To see all variables that you have defined use "listvar".

>listvar
r                   1.25
a                   4
b                   15
c                   2
diskr               1.73655549868123

This searches for the user defined variables only. It is possible to search for other variables. For this, a string should be added which should be contained in the name of the variable.

The following finds all units ending with "m" by searching for all variables that contain "m$".

>listvar m$
km$                 1000
cm$                 0.01
mm$                 0.001
nm$                 1853.24496
gram$               0.001
m$                  1
hquantum$           6.62606957e-34
atm$                101325

To remove a variable without having to restart EMT use "remvalue".

>remvalue a,b,c,diskr

Get Help

To get help on any function in EMT, open the help window by F1 and search for the function. You can also double click on a function in the notebook window to open the help window.

Try double clicking on "intrandom" in the following command!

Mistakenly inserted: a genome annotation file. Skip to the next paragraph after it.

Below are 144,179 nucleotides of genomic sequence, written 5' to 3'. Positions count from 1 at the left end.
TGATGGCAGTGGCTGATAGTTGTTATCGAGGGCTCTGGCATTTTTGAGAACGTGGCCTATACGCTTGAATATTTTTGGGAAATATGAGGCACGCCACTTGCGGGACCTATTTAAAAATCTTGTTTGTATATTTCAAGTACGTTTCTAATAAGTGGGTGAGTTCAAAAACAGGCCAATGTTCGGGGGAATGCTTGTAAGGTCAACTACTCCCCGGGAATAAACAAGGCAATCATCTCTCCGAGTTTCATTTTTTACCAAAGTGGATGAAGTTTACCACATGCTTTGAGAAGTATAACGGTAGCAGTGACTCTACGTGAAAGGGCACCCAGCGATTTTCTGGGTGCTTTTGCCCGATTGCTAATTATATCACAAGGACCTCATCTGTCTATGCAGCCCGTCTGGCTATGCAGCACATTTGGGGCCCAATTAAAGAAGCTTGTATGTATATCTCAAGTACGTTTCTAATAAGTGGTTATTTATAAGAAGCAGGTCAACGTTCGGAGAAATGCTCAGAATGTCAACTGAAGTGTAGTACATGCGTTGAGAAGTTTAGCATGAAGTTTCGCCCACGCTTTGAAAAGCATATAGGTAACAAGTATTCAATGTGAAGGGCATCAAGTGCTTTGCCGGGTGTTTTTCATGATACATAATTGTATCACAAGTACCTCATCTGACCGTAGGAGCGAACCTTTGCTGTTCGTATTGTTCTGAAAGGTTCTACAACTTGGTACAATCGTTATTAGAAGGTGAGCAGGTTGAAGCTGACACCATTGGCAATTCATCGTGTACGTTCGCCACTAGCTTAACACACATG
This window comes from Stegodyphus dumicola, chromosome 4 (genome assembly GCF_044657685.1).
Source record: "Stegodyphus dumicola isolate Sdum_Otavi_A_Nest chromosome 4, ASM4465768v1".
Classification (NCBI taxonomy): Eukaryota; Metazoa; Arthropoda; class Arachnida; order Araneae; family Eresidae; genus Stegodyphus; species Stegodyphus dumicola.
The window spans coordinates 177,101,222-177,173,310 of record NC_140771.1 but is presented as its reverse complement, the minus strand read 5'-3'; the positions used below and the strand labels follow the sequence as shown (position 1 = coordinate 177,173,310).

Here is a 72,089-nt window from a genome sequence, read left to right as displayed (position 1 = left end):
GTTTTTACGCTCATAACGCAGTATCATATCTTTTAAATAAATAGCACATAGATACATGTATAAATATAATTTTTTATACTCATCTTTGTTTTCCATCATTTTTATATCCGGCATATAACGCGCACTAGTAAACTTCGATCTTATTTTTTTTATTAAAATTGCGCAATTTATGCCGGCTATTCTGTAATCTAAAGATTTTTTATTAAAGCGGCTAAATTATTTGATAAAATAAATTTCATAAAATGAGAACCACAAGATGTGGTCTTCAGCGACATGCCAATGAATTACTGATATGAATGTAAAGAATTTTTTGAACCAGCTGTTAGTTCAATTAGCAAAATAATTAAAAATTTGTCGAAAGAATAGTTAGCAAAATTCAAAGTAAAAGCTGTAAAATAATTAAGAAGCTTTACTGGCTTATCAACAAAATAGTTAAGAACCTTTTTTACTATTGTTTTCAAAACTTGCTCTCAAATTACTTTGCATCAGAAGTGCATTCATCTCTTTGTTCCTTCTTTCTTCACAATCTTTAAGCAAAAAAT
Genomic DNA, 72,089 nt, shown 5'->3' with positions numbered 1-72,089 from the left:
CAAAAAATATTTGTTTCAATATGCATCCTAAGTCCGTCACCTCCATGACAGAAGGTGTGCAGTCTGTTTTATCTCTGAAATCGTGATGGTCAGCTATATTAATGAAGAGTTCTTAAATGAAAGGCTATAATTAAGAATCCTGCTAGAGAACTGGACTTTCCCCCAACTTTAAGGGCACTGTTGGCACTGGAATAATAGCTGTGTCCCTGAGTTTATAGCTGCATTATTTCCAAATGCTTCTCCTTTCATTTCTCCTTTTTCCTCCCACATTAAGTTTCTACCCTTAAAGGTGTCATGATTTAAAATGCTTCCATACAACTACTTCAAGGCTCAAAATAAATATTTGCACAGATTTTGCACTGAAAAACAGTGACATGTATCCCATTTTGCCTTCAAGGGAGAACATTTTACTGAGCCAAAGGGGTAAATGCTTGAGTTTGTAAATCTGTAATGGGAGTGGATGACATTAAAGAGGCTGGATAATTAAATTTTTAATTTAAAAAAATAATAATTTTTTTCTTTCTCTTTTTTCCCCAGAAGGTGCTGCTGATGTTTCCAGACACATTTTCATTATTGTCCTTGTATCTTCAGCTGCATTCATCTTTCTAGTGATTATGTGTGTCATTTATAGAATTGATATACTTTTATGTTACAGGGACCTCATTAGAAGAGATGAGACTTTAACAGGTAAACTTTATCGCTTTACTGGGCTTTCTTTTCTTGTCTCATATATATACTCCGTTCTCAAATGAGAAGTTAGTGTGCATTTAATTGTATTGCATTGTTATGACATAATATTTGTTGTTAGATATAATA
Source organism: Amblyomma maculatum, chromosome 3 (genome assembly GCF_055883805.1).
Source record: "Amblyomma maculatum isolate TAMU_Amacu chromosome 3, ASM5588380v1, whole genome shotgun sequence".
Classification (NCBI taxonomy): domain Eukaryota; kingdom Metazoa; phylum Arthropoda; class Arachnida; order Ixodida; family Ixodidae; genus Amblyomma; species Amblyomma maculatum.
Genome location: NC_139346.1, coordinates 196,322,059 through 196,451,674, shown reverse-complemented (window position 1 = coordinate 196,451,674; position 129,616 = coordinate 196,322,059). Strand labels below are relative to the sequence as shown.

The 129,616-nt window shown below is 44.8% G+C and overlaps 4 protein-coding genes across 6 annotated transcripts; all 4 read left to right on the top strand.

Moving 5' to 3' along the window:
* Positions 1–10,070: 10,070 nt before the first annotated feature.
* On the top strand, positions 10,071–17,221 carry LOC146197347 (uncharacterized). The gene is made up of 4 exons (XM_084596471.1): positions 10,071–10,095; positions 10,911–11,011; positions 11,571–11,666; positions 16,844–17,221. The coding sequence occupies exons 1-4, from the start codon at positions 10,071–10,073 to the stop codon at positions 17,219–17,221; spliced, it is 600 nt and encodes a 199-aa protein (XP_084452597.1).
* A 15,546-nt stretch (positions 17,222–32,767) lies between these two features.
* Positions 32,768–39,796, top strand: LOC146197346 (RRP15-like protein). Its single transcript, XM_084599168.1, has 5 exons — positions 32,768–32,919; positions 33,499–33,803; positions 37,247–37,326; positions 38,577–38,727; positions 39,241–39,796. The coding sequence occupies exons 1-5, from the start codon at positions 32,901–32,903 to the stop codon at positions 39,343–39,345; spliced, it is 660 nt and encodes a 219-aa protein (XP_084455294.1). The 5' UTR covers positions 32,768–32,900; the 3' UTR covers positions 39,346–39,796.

>intrandom(10,6)
[2,  5,  2,  3,  2,  6,  2,  3,  1,  4]

In the help window, you can click on any word to find references or functions.

E.g., try to click on the word "random" in the help window. The word can be in the text or in the "See:" part of the help. You will find that the function "random" creates uniform numbers uniformly between 0.0 and 1.0. From the help for "random" you can walk to "normal" etc.

>random(10)
[0.52143,  0.428893,  0.168134,  0.182742,  0.288048,  0.750042,
0.472935,  0.324407,  0.340388,  0.195494]
>normal(10)
[-0.277172,  -1.4568,  0.658046,  1.53204,  -2.47296,  -0.937381,
0.836566,  -0.233827,  0.221796,  -0.541047]

Vectors

EMT is a "matrix language". I.e., it uses vectors and matrices for advanced computations. To learn all about this open the following tutorial.

01 - The Matrix Language

A vector can be defined by square brackets.

>[4,5,6,3,2,1]
[4,  5,  6,  3,  2,  1]

Matrices are available too. In fact, EMT has very advanced features to do Linear Algebra, Statistics or Optimization.

For an example, we can define a vector of uniformly spaced values like the following, and compute the mean of the squared values.

>0:0.1:1, mean(%^2)
[0,  0.1,  0.2,  0.3,  0.4,  0.5,  0.6,  0.7,  0.8,  0.9,  1]
0.35

Complex Numbers

EMT can use complex numbers too. Many functions work for complex numbers as expected.

>exp(2+3*I)
-7.31511+1.04274i